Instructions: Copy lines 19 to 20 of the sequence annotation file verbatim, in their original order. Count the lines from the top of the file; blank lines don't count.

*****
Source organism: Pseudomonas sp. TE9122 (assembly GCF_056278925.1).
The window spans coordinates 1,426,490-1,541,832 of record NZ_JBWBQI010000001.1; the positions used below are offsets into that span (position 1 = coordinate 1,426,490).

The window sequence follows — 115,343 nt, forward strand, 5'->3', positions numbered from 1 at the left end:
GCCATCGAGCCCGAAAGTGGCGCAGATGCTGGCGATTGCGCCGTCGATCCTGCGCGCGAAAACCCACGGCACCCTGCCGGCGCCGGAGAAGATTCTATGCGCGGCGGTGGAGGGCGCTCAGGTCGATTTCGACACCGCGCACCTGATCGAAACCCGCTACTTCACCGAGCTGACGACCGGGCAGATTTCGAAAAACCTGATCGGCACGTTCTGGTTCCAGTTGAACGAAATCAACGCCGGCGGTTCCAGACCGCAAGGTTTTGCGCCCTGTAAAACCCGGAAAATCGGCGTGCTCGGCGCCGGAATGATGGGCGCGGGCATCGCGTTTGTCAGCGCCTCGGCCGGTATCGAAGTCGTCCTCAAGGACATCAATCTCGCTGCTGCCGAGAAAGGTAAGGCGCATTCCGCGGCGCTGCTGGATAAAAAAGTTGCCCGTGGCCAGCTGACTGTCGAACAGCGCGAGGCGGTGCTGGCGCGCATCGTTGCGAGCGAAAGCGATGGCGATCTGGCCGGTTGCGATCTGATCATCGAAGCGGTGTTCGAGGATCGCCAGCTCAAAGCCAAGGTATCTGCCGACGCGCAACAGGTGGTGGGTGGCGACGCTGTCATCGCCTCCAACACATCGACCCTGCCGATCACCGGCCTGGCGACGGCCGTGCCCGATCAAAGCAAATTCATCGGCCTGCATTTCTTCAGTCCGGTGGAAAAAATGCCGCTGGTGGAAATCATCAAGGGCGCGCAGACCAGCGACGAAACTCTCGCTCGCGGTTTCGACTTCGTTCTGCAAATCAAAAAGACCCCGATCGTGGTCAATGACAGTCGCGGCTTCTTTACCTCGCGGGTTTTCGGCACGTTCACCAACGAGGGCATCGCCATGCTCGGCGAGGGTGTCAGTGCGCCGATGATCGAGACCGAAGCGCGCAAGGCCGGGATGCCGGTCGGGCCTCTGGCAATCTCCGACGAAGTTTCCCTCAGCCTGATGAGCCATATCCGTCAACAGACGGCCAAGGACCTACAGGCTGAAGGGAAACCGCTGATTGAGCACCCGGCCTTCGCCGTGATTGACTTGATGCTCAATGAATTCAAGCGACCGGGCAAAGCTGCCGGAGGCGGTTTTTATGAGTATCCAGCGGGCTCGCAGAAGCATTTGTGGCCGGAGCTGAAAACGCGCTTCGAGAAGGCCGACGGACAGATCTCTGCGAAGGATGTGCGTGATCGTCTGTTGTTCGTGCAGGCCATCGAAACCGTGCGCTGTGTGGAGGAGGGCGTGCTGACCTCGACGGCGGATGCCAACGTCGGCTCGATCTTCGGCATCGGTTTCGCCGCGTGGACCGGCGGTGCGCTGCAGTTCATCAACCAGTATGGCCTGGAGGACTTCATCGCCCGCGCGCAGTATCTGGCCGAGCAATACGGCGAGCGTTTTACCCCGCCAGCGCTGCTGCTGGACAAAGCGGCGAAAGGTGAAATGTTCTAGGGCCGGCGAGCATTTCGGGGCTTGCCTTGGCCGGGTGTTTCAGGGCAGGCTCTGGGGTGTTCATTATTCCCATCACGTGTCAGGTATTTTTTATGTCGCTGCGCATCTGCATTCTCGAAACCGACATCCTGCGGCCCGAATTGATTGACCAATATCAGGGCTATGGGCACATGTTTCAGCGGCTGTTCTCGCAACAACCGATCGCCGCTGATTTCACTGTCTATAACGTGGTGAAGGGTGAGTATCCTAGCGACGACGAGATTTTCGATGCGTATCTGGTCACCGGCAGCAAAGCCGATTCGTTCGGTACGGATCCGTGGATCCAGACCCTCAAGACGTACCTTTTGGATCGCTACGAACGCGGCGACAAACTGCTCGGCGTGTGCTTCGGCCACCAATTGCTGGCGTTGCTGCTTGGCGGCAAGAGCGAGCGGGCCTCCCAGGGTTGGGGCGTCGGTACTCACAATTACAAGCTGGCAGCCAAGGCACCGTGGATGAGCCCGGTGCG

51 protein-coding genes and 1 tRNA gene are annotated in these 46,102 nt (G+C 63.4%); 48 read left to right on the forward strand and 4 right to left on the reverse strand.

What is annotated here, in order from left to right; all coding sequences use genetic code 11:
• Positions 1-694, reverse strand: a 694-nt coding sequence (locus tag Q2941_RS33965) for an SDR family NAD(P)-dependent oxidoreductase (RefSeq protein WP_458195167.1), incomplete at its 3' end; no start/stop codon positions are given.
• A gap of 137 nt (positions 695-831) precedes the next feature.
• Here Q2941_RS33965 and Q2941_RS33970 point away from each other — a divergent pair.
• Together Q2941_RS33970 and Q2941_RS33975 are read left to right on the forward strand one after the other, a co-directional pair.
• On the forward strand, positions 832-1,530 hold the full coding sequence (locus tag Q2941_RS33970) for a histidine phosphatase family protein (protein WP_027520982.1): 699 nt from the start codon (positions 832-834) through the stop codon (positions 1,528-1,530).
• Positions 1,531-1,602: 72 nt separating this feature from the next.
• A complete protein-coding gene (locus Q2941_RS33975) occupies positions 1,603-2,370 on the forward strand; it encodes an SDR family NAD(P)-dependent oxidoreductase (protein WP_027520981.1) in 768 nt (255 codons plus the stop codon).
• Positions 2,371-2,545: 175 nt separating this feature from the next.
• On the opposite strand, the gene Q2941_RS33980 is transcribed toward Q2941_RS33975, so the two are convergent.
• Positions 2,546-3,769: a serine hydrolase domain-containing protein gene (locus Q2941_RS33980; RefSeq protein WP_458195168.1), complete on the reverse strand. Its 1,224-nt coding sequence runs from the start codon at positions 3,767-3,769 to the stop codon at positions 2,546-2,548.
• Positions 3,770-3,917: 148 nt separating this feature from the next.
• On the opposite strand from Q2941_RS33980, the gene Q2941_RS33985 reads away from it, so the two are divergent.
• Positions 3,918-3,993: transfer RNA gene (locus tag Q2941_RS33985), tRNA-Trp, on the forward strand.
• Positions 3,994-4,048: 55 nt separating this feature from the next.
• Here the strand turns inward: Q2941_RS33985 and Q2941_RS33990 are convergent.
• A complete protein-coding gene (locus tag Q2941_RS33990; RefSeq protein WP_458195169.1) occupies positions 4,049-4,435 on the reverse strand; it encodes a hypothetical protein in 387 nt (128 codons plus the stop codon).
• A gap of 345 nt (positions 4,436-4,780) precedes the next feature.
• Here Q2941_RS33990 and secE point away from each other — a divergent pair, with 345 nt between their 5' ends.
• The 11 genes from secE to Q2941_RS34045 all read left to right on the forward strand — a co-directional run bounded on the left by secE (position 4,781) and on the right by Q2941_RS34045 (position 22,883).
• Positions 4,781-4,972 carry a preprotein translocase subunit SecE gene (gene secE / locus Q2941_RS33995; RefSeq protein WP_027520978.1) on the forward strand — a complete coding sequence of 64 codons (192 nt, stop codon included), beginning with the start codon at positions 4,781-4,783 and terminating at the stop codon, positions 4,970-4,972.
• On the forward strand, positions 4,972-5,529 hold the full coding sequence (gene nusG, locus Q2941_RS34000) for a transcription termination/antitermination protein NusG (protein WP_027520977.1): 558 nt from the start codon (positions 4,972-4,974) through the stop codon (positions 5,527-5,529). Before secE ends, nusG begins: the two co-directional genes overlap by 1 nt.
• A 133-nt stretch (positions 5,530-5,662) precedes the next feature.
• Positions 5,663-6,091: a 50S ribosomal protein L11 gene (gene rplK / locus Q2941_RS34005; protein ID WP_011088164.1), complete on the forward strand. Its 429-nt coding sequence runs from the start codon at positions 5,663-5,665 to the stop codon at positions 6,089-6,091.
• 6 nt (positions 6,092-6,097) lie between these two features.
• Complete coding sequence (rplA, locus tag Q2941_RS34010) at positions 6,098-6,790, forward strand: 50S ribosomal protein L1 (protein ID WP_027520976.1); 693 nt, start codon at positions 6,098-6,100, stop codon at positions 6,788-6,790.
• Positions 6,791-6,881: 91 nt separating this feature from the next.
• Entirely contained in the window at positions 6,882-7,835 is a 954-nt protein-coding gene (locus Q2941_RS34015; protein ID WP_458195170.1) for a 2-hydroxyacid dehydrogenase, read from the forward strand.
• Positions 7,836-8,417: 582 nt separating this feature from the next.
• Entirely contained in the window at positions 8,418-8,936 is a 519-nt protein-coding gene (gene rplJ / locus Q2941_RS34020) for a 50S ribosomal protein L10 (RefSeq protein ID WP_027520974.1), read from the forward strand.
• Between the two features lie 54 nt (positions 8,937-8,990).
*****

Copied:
• Positions 3,918-3,993: transfer RNA gene (locus tag Q2941_RS33985), tRNA-Trp, on the forward strand.
• Positions 3,994-4,048: 55 nt separating this feature from the next.